I don't know what to write about this book. But I had a dream that I was writing about it here, so I know I must write something, so moved by it I was.
Richard Ford's Canada was on my summer reading list, and one of the first books I read so I could mail it off to my brother. He lives in Montana. He knows Great Falls. We have driven up by the Rocky Mountain Front and looked out over the mountains together with a sense of bewilderment and strange recognition, as if our brotherly-sisterly life has been, all this time, steering us on a course towards Montana.
I was moved by this book because there is a lot of movement in it, internal and external - gradual, glacier-like, sweeping. When I finished it I felt full of Montana. It's a place of animal. A place of extreme distance. It has become a place of spirits for me. I feel there are many, many ghosts in Montana; more in the places where people fought for gold or copper, and lost. It's a seemingly hollow place, a limitless place. I realized you have to spend time there, get know the people and the landscape, to understand that it is not limitless. It is full of too much Earth to be limitless. I felt the edges of my human that much more there. I felt that thrilling terror of being rooted to something much more spacious than spaces, of being hooked to a mix of cloud and history.
When I left Montana after my first visit, I wanted to bring something back with me to continue to conjure its spirit in my little Midwestern life. I feared losing the sense of grandeur and depth I'd experienced so intimately there. That feeling was now living in my love for my brother. To sustain it would mean I might conjure him back into memory, call him close to me as I lived my life in another region of the U.S.
My brother took me to a used book store days before we departed and I found Ford's Wildlife. I knew Ford's work from reading The Sportwriter. An old friend convinced me to read it one summer. I enjoyed it. I enjoyed Frank Bascombe.
Canada reminded me of Wildlife in its telling of a boy's life thrown up against the Montana landscape while he struggles with his parents failing relationship, and how all of that struggle starts turning him into a man. Wildlife was trapped for me, though, in human relationships. It didn't conjure the fullness of the land for me. It didn't leave me feeling both haunted and seen in the ways Montana had left me feeling haunted and seen.
Canada did leave me feeling haunted and seen. Part One is nearly half the book. In it, Dell, the fifteen year old boy who narrates the story, tells of his parents preparations to rob a bank. It is so steady, his narration, full of sad, lingering details. It's here that Ford brilliantly establishes the time-sense of the book. He's not forgiving because the story isn't forgiving. Both he and Dell take their time. At one point, I walked away and wondered if maybe, by some chance, the parents don't rob a bank. They are saved and the story takes a decent corner.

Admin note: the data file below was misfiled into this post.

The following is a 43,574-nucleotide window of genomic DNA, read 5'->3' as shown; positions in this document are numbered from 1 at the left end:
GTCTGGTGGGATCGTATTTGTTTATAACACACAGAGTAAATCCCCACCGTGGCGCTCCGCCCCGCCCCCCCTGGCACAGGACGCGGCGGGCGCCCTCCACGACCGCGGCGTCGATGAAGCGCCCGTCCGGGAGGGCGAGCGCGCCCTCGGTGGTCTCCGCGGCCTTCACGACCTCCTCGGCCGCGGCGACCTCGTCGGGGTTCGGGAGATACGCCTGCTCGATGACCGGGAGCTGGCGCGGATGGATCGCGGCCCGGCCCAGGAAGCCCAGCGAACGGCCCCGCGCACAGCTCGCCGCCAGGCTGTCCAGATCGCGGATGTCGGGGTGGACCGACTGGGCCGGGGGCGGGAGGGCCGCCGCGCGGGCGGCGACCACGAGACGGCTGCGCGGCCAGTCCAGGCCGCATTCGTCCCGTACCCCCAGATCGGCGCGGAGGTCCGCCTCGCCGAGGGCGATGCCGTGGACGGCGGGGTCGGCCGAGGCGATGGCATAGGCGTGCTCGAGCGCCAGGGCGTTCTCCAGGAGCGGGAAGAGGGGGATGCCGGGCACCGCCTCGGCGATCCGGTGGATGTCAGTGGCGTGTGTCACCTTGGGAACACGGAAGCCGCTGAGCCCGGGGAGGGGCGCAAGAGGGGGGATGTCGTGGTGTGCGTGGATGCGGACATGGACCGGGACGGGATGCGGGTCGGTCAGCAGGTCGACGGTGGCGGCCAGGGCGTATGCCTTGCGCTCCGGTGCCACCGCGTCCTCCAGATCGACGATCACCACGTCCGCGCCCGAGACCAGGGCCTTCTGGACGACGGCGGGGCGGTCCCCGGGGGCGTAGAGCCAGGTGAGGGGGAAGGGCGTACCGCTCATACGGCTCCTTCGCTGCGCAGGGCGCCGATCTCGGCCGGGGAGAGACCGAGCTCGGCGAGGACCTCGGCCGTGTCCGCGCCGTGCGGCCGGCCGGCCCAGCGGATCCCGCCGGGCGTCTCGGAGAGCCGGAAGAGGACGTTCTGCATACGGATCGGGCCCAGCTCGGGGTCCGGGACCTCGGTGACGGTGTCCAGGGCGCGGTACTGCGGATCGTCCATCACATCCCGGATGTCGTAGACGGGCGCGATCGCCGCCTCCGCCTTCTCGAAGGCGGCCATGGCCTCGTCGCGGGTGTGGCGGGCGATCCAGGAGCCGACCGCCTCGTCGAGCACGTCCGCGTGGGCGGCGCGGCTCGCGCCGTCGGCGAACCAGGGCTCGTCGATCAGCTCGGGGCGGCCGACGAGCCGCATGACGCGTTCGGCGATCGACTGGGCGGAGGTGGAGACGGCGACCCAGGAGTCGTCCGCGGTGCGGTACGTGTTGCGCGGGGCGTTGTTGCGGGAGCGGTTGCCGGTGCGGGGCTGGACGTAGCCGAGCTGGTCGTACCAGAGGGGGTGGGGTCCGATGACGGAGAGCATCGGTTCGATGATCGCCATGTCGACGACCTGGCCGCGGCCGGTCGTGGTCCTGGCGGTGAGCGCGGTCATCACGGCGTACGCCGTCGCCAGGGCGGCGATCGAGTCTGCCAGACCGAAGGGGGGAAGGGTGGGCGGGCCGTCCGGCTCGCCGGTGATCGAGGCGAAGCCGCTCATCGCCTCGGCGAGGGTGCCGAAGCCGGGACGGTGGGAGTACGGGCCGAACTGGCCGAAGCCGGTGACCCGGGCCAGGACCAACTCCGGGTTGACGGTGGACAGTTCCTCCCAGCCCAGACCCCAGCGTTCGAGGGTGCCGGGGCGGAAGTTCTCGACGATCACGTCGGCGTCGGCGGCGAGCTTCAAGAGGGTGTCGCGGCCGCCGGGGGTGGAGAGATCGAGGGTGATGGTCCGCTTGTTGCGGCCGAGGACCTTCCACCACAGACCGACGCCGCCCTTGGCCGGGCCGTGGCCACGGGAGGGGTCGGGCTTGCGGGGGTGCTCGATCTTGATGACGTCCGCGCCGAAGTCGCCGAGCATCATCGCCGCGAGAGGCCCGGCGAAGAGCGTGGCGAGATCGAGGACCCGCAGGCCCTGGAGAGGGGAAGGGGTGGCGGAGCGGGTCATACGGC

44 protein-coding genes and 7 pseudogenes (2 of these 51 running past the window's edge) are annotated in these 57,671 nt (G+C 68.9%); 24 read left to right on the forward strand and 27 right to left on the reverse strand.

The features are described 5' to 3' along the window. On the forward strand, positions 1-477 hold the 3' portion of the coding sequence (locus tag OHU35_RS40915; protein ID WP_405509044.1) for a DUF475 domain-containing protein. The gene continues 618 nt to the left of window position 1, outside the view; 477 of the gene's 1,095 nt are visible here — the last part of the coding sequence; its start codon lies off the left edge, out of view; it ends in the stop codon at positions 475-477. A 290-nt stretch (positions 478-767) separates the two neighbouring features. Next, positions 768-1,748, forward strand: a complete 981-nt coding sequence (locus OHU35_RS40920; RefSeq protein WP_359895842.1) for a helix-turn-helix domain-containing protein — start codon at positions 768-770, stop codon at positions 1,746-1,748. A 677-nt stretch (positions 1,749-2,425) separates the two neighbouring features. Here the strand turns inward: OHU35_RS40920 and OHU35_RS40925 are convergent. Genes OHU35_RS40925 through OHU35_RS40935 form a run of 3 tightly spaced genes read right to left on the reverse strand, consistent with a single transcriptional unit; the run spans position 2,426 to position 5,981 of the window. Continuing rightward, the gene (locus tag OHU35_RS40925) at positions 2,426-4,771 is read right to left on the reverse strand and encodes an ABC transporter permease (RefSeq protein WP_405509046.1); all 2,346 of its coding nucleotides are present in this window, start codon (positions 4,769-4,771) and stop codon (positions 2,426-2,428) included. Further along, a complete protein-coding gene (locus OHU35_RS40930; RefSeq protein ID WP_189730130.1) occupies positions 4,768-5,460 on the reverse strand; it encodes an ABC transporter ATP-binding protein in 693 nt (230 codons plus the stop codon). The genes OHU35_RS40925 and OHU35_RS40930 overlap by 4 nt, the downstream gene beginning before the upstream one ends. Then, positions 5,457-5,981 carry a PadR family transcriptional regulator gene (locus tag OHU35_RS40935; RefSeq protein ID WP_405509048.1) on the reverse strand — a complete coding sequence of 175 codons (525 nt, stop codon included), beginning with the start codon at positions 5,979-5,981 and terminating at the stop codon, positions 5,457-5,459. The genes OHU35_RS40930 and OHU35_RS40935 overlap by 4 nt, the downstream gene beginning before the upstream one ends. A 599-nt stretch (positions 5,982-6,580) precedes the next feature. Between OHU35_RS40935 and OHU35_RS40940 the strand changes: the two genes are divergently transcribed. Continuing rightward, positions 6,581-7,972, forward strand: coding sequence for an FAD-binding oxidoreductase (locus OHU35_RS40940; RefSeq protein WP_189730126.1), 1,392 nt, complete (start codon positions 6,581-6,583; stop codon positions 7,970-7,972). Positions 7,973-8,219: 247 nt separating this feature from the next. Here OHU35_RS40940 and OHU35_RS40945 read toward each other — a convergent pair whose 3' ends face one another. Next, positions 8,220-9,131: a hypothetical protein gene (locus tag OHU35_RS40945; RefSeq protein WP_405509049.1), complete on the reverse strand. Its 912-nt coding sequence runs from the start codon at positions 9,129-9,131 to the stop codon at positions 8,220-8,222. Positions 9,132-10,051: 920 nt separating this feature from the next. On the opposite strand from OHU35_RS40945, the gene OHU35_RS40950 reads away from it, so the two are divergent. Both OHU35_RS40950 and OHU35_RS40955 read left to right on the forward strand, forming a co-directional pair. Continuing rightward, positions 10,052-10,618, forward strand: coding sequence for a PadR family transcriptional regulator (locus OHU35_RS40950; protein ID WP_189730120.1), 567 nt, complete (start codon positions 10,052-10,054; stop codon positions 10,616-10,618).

No. It doesn't. It persists. And in the persisting Ford ends up taking you down into those moments before a bad, bad choice is made. He shows you how good people go wrong.
In Part Two, human weaknesses and wrongness deepen when Dell is taken into Canada to flee his parents, now in jail, and his orphan status. Dell carries on through all of this with a distance in him that, for me, mirrors the distance of life in Montana. It's a certain reserve and surrender to your life as it is lived. A person becomes like the sky and their life like the weather, as Pema Chodren says: 'You are the sky. Everything else is just the weather.' Dell has a lot of sky in him. Like in this passage:
"On the days when Charley did not take me onto the prairie to learn about geese, and when I didn't stay in Fort Royal and could be alone in my shack without constant despairing, I actually began to experience the illusion of being someone who had an almost happy life and hadn't been given up on, and who still carried on an existence that, as my father would've said, made sense.
Time, in truth, didn't seem to pass. I might've been alone in Partreau for a month, or six months or even longer, and it would've seemed the same, the first day or the hundredth, so that a small, impermanent world became created for me. I knew eventually I'd go somewhere else - to a school, even to a Canadian school, or possibly to a foster home, or by some means back below the border to whatever was waiting for me. And that this present life and its daily patterns and routines and persons wouldn't last forever or even for much longer. But I didn't think as much about that as someone might imagine I would. It was a frame of mind, as I said, my father would've approved of." (pg. 263)
Dell is up against a lot of weather. What he finds in Canada I will not write about. Ford took me so close to the edges of a mind rotted with darkness - close in the same way he took me close in Part One to how easily a good mind can go dark - that there is nothing more to write on that. Read the book.
When I finished Canada, I went on-line to look for reviews, words that might capture some of my feelings felt after spending time feeling things the way Ford wanted me to. I found this interview by Tim Adams in The Guardian | The Observer. I like how Ford talks about the book, his life, writing. I think you might like it, too.